The other issue is that you don’t have access to add the caching headers when you’re loading third-party scripts, as you don’t have any control of their web servers. Common culprits include the Google Analytics script and marketing pixels, like Facebook and Twitter. To fix this, you can host your Google Analytics script locally (although this isn’t officially supported) with a third-party plugin. WP Rocket also now has an option to host your Facebook marketing pixel locally.

Moving scripts locally can vary in how much it impacts your site’s performance. The one advantage is that you have complete control over the file and can serve it from your CDN. This also removes another third-party DNS request. However, it’s also important to remember that these files might already be cached in people’s browsers.

See our in-depth post on how to fix the leverage browser caching warning.

Remove Query Strings From Static Resources

Another common issue is dealing with query strings. Your CSS and JavaScript files usually have the file version on the end of their URLs, such as https://domain.com/file.min.css?ver=4.5.3. Some servers and proxy servers are unable to cache query strings. So by removing them, you can sometimes improve your caching.

Or you can add the following code manually to your theme’s functions.php file. A better alternative would be to use a free plugin like Code Snippets to add the code. This way, you don’t have to edit your theme directly.

function remove_query_strings() {
   if(!is_admin()) {
       add_filter('script_loader_src', 'remove_query_strings_split', 15);
       add_filter('style_loader_src', 'remove_query_strings_split', 15);
   }
}

function remove_query_strings_split($src){
   $output = preg_split("/(&ver|\?ver)/", $src);
   return $output[0];
}
add_action('init', 'remove_query_strings');

However, before you immediately strip out query strings on your site, it’s important to know why they are used. WordPress developers typically use versioning on files to get around caching problems.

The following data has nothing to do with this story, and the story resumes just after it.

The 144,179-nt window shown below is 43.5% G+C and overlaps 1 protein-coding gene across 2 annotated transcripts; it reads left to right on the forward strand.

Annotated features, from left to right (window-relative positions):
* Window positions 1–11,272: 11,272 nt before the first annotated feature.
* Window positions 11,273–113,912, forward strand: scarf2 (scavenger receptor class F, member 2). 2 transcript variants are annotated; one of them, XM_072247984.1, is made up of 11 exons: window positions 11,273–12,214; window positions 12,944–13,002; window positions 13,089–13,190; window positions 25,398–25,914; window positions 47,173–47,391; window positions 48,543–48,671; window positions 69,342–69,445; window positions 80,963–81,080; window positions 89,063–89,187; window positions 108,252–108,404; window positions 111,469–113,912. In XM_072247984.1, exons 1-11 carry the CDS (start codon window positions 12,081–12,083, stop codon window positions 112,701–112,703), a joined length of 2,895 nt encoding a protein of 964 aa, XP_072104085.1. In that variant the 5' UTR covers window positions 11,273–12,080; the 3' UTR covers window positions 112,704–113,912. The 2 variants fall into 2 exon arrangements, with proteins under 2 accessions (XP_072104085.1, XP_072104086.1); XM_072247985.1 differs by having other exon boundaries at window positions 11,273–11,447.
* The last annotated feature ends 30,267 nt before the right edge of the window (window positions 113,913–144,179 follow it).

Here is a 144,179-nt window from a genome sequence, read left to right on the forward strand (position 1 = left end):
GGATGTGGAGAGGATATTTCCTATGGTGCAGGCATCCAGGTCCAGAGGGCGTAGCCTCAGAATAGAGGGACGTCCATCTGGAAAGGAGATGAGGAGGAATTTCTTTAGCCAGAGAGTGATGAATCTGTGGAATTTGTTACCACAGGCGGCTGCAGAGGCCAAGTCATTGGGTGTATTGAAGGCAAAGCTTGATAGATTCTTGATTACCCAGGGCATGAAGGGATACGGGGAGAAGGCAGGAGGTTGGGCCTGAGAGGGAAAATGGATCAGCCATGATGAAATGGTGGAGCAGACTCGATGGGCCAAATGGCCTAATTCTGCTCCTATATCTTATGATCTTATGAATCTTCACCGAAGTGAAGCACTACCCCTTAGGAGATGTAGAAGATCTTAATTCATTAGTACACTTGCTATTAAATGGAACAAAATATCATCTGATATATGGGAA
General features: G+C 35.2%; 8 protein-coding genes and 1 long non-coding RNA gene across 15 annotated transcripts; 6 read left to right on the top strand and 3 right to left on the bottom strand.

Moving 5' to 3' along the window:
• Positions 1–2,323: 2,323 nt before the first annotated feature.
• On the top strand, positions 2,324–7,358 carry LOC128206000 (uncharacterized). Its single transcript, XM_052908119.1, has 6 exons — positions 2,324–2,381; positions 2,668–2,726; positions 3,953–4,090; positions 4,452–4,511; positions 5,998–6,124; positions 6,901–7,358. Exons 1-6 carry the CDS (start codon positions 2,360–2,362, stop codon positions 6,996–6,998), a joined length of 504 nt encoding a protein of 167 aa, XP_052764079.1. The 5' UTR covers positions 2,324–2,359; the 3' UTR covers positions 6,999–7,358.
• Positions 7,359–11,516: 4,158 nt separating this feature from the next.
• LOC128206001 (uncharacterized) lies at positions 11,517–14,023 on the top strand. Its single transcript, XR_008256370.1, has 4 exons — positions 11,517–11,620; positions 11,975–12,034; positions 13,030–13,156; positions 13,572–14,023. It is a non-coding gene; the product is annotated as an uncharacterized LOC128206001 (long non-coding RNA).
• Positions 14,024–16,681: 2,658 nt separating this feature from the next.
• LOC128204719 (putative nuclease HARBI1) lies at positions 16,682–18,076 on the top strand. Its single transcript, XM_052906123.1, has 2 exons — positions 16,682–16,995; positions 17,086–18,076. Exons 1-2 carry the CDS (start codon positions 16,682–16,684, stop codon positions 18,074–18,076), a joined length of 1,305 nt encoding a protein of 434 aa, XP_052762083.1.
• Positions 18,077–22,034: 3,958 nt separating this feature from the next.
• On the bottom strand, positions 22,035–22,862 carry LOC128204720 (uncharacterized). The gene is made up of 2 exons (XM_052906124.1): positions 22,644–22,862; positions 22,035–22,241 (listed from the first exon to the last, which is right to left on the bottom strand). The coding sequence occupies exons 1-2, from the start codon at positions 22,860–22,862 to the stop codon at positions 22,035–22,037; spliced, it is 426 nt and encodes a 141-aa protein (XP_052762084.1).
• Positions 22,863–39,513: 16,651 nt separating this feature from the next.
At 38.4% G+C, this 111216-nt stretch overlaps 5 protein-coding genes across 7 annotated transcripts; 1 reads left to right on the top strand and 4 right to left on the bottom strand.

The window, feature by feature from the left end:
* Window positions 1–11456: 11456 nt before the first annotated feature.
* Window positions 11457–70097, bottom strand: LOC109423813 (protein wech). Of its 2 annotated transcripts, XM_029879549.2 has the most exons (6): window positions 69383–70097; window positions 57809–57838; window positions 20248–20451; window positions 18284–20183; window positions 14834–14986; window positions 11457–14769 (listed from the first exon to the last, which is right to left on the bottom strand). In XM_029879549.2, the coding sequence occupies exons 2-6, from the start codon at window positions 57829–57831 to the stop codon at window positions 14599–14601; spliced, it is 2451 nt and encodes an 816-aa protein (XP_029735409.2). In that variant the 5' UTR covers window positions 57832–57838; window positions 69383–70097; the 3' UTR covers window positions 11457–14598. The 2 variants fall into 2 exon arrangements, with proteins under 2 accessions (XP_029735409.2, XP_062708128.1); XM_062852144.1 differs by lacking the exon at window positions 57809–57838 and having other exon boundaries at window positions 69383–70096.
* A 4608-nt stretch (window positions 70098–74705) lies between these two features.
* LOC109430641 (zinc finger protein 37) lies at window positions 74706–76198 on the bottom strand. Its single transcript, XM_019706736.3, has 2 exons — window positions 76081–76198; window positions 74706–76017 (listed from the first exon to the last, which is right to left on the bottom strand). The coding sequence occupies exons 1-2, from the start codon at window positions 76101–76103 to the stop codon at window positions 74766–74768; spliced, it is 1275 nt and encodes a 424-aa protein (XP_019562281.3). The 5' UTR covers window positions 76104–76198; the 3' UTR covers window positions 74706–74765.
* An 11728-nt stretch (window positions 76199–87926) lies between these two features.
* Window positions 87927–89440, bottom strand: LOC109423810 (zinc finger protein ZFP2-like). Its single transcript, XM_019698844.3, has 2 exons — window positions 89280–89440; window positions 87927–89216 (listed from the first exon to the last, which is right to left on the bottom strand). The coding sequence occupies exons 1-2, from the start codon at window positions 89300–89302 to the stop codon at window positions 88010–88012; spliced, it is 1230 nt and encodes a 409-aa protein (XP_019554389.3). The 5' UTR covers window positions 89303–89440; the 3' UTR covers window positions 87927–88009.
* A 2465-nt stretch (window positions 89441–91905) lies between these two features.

For example, if they push out an update and change style.css from ?ver=4.6 to ?ver=4.7, it will be treated as a completely new URL and won’t be cached. If you remove the query strings and update a plugin, this could result in the cached version continuing to continue serving. In some cases, this could break the appearance of your site until the cached resource expires or the cache is completely flushed.

Also, some CDNs can cache query strings. The Kinsta CDN can and does by default. So if you’re a Kinsta client, query strings are already cached on your assets.

Remove query strings from static resources warning
Remove query strings from static resources warning

See our in-depth tutorial on how to remove query strings from static resources.

We have an in-depth post on dealing with the serve static content from a cookieless domain warning. Often, you can ignore this warning as new protocols such as HTTP/2 now make this less important. A new connection is usually costlier than streaming everything over the same connection. However, two ways to solve this are using a CDN provider that strips out the cookies or creating a separate domain or subdomain.

Serve static content from a cookieless domain warning
Serve static content from a cookieless domain warning

Compress Components with GZIP

The “Compress Components with GZIP” warning occurs when Pingdom detects an asset that hasn’t been compressed with GZIP. GZIP is a compression method used to reduce the size of text-based files like HTML documents and CSS/JS files. GZIP compression is enabled on the server and compresses web pages and assets before sending them to visitors. From our tests, we saw that enabling GZIP compression reduced the file size of a request by over 78%.

Compress Components with GZIP
Compress Components with GZIP

At Kinsta, you won’t have to worry about enabling GZIP because every Kinsta site already benefits from Brotli compression, a faster alternative to GZIP compression. It’s all thanks to our unique Cloudflare integration. This means your Kinsta-hosted site is faster than the competition using GZIP and loads rapidly for those on smaller devices.

If you still see the “Compress Components with GZIP” after enabling GZIP on your server, it’s possible that a server hosting an external asset required by your site does not have GZIP or Brotli compression enabled. If that’s the case, there isn’t anything you can do on your end to change the server behavior.

Parallelize Downloads Across Hostnames

The “Parallelize Downloads Across Hostnames” warning results from a limitation of HTTP/1.1 and web browsers being limited to the number of concurrent connections they can make to a host; typically, it’s six connections. This warning is typically seen on websites with a large number of requests. In the past, the only way to get around this limitation is to implement what they call domain sharding.